Final Report for the

OTAG Air Quality Analysis Workgroup

 

Volume I: EXECUTIVE SUMMARY

 

The Air Quality Analysis (AQA) workgroup of OTAG has been formed to develop analyses based on air quality data which can be used to independently check or complement analytical results developed through OTAG emission-based modeling efforts. Specifically, the workgroup's purpose statement reads:

 

  • The Air Quality Analysis workgroup shall identify, characterize, compare, and assess observational data and studies including but not limited to air quality trends analysis, overflight data, and meteorological studies for the purpose of evaluating the effects of the transport of ozone and its precursors on ozone nonattainment in the eastern United States.
     
  • The activities undertaken by this group have included reviewing existing air quality studies and analyses, developing analyses and visualizations of air quality and meteorological data to help in the understanding of ozone transport, comparing modeling results against available air quality data, and integrating air quality analyses and modeled results into conceptual interpretations of ozone transport for use in policy development. It should be noted that comprehensive model evaluation was performed by the modeling group; the AQA efforts in this area complemented this work.

     

    The workgroup process has entailed the development and presentation of individual work products in front of the entire workgroup, followed by open review of work efforts and results by the group. This process has been greatly facilitated by the early development of an interactive Internet website which has been used to communicate datasets, analytical tools, results, interpretations, and critical feedback. In addition, policy-relevant summaries and interpretations have been developed and subjected to group reviews in developing this final report.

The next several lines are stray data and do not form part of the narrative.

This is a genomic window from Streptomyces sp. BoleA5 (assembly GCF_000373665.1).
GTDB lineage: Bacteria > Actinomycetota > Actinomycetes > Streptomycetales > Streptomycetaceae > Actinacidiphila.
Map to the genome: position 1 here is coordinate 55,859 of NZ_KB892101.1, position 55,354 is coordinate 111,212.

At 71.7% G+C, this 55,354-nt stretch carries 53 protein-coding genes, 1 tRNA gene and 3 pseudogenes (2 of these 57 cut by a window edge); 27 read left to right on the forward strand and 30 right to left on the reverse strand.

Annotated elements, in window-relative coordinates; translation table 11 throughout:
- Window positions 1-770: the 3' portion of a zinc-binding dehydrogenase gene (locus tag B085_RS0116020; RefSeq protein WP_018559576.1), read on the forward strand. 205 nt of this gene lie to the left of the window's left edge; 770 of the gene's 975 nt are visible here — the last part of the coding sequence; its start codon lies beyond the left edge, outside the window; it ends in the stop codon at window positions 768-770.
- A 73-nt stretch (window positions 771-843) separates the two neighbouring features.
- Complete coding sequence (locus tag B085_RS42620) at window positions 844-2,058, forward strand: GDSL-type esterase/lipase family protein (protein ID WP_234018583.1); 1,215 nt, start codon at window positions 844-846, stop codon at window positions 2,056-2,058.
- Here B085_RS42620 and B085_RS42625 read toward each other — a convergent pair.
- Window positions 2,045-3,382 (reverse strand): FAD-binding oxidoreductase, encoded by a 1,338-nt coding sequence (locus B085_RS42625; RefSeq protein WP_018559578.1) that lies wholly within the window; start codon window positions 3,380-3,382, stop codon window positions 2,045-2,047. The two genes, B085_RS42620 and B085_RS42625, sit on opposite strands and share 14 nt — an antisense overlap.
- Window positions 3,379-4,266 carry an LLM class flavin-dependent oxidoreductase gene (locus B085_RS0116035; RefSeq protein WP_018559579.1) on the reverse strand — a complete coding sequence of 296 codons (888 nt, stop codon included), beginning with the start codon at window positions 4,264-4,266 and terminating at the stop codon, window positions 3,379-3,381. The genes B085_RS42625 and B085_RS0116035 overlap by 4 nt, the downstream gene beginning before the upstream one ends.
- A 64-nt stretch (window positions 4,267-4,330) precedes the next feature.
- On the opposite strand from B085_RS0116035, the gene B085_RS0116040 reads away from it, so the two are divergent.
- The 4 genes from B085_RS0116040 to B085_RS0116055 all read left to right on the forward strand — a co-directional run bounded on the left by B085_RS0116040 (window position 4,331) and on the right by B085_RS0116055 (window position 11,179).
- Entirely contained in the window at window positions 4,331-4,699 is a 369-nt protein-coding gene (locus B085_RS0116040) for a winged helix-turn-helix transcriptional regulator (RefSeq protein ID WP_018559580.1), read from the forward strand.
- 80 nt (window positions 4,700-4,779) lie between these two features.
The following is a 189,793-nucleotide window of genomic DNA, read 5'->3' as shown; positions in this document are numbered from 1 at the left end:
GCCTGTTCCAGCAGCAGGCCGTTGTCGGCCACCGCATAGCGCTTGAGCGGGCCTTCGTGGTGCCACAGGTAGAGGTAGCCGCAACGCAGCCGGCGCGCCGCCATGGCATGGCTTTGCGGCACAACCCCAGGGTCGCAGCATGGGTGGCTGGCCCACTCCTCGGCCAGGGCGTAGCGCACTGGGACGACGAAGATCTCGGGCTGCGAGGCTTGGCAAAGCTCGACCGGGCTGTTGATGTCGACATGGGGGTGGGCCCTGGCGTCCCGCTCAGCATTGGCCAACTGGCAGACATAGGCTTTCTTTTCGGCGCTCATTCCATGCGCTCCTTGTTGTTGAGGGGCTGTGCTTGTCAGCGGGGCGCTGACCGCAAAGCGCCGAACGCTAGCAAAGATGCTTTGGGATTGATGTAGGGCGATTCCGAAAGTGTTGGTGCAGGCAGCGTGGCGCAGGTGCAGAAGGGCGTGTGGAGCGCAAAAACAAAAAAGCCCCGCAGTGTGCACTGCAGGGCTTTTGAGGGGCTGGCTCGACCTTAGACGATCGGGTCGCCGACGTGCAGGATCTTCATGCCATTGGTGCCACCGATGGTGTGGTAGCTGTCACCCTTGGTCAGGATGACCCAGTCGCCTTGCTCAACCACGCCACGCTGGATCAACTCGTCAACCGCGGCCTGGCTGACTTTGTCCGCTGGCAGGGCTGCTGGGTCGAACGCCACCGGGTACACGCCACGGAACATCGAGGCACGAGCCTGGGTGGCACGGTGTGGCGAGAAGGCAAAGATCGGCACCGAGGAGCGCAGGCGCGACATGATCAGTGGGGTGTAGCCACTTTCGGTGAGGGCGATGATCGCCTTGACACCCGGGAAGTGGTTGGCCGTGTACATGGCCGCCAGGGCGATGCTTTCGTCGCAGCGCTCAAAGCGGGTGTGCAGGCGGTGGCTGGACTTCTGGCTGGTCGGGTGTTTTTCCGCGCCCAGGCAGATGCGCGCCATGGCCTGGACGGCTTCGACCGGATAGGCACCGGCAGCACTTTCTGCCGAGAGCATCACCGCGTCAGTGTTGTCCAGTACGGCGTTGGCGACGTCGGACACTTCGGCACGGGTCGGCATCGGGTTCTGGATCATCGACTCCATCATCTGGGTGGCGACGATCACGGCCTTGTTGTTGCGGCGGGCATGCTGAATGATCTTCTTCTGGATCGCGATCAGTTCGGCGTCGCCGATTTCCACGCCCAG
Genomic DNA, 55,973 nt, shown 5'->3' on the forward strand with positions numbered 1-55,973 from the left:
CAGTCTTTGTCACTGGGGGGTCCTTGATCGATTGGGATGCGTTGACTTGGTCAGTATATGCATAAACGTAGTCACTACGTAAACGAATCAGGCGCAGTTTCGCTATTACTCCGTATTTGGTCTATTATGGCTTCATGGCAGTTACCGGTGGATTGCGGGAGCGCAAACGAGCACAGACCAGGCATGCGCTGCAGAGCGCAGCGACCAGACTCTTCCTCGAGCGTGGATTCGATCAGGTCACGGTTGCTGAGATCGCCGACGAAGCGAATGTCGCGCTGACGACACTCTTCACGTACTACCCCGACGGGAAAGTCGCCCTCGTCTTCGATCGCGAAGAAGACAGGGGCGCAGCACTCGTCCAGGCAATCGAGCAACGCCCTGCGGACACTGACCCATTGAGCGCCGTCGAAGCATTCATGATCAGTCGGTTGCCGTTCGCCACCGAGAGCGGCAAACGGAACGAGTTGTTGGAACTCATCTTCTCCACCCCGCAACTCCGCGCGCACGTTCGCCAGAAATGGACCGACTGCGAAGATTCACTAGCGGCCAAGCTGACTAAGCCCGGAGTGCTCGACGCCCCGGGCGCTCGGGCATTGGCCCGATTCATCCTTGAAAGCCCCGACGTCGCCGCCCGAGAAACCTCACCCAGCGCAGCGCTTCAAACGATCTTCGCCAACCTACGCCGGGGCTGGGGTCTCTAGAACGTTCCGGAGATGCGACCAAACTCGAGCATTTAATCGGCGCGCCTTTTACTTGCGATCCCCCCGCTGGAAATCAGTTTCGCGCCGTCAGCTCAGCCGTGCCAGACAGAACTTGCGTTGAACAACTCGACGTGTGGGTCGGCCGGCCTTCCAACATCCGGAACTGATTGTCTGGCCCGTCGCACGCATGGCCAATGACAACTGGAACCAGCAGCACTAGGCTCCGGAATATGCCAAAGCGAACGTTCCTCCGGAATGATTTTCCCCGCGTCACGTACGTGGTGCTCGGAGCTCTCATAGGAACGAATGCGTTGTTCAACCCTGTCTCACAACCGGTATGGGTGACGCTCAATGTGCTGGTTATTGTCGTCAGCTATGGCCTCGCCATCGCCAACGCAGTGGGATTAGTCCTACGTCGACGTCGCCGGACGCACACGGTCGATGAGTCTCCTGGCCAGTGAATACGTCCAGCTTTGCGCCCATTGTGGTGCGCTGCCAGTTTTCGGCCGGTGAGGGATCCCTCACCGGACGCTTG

In the paragraphs below, the major policy-relevant results, conclusions and recommendations from the AQA workgroup are presented. The conclusions fall into the following major categories:

     

    Origins and patterns of ozone in the OTAG domain

    Ozone transport in the OTAG domain

    Comparison of episodes with climatological data

    Air quality management implications of analytical results

    Recommendations to Foster Future Analyses

    In this summary, each category includes policy-relevant questions which are answered with brief statements of pertinent analytical results. Technical expositions of the individual analyses and their integration are contained in the supporting documentation for this Executive Summary (Volumes II and III).

     

    In general, these results provide the background assessment of the current ozone problem necessary place the modeling results in the appropriate context. That is to say, they "set the stage" for the useful interpretation of the modeling of future-year control strategies. As mentioned above, it is important that these analyses be considered as a complement to the modeling results; because their strength lies in the fact that they are based primarily on actual measurements, and in many cases they demonstrate independent corroboration of many of the lessons learned from modeling. They also provide more of a "climatological" view of the ozone problem, which extends beyond the modeled episode days and provides a broader perspective of the ozone problem and its characteristics. Once one has developed an understanding of this broad perspective, the modeling results can be used to subsequently provide a more focused view of individual episodes and control strategy impacts.

     


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